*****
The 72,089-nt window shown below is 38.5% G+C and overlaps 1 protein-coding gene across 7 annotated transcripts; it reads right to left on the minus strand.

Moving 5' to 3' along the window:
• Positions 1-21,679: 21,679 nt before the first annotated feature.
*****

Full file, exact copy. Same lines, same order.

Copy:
The 72,089-nt window shown below is 38.5% G+C and overlaps 1 protein-coding gene across 7 annotated transcripts; it reads right to left on the minus strand.

Moving 5' to 3' along the window:
• Positions 1-21,679: 21,679 nt before the first annotated feature.